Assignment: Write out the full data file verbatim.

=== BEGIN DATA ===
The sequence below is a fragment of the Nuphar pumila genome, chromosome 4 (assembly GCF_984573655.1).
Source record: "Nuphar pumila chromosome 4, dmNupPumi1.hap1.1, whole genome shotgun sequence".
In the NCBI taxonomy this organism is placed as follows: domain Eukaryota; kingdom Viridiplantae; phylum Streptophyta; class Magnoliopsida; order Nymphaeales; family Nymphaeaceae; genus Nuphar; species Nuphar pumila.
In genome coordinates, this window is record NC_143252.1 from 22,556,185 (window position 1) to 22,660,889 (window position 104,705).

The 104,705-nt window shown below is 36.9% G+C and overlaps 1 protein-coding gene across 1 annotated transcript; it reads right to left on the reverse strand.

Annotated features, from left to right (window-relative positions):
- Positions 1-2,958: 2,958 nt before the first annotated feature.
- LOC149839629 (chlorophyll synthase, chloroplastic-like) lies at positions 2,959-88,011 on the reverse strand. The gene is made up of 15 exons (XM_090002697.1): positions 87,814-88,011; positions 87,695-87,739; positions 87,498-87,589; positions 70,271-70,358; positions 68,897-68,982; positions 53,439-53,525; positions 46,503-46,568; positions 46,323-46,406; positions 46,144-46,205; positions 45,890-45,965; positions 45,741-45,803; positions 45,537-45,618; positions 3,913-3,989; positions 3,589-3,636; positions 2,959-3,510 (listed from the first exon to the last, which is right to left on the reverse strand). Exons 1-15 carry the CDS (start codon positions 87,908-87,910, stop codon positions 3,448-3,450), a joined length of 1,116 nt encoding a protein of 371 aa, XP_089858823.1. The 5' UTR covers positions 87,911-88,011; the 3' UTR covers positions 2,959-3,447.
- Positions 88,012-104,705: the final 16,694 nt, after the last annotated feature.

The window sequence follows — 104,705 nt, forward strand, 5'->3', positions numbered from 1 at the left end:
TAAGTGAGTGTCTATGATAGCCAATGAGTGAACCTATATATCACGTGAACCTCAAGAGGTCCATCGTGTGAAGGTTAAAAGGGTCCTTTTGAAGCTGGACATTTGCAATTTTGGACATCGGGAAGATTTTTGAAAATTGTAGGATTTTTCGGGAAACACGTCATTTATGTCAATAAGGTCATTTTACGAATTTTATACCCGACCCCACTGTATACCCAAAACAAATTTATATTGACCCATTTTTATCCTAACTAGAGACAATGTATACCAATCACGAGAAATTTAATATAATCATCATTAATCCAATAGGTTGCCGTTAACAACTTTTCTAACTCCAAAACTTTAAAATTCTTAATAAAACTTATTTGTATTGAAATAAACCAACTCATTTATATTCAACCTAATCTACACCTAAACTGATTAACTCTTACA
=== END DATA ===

The sequence below is a fragment of the Nuphar pumila genome, chromosome 4 (assembly GCF_984573655.1).
Source record: "Nuphar pumila chromosome 4, dmNupPumi1.hap1.1, whole genome shotgun sequence".
In the NCBI taxonomy this organism is placed as follows: domain Eukaryota; kingdom Viridiplantae; phylum Streptophyta; class Magnoliopsida; order Nymphaeales; family Nymphaeaceae; genus Nuphar; species Nuphar pumila.
In genome coordinates, this window is record NC_143252.1 from 22,556,185 (window position 1) to 22,660,889 (window position 104,705).

The 104,705-nt window shown below is 36.9% G+C and overlaps 1 protein-coding gene across 1 annotated transcript; it reads right to left on the reverse strand.

Annotated features, from left to right (window-relative positions):
- Positions 1-2,958: 2,958 nt before the first annotated feature.
- LOC149839629 (chlorophyll synthase, chloroplastic-like) lies at positions 2,959-88,011 on the reverse strand. The gene is made up of 15 exons (XM_090002697.1): positions 87,814-88,011; positions 87,695-87,739; positions 87,498-87,589; positions 70,271-70,358; positions 68,897-68,982; positions 53,439-53,525; positions 46,503-46,568; positions 46,323-46,406; positions 46,144-46,205; positions 45,890-45,965; positions 45,741-45,803; positions 45,537-45,618; positions 3,913-3,989; positions 3,589-3,636; positions 2,959-3,510 (listed from the first exon to the last, which is right to left on the reverse strand). Exons 1-15 carry the CDS (start codon positions 87,908-87,910, stop codon positions 3,448-3,450), a joined length of 1,116 nt encoding a protein of 371 aa, XP_089858823.1. The 5' UTR covers positions 87,911-88,011; the 3' UTR covers positions 2,959-3,447.
- Positions 88,012-104,705: the final 16,694 nt, after the last annotated feature.

The window sequence follows — 104,705 nt, forward strand, 5'->3', positions numbered from 1 at the left end:
TAAGTGAGTGTCTATGATAGCCAATGAGTGAACCTATATATCACGTGAACCTCAAGAGGTCCATCGTGTGAAGGTTAAAAGGGTCCTTTTGAAGCTGGACATTTGCAATTTTGGACATCGGGAAGATTTTTGAAAATTGTAGGATTTTTCGGGAAACACGTCATTTATGTCAATAAGGTCATTTTACGAATTTTATACCCGACCCCACTGTATACCCAAAACAAATTTATATTGACCCATTTTTATCCTAACTAGAGACAATGTATACCAATCACGAGAAATTTAATATAATCATCATTAATCCAATAGGTTGCCGTTAACAACTTTTCTAACTCCAAAACTTTAAAATTCTTAATAAAACTTATTTGTATTGAAATAAACCAACTCATTTATATTCAACCTAATCTACACCTAAACTGATTAACTCTTACA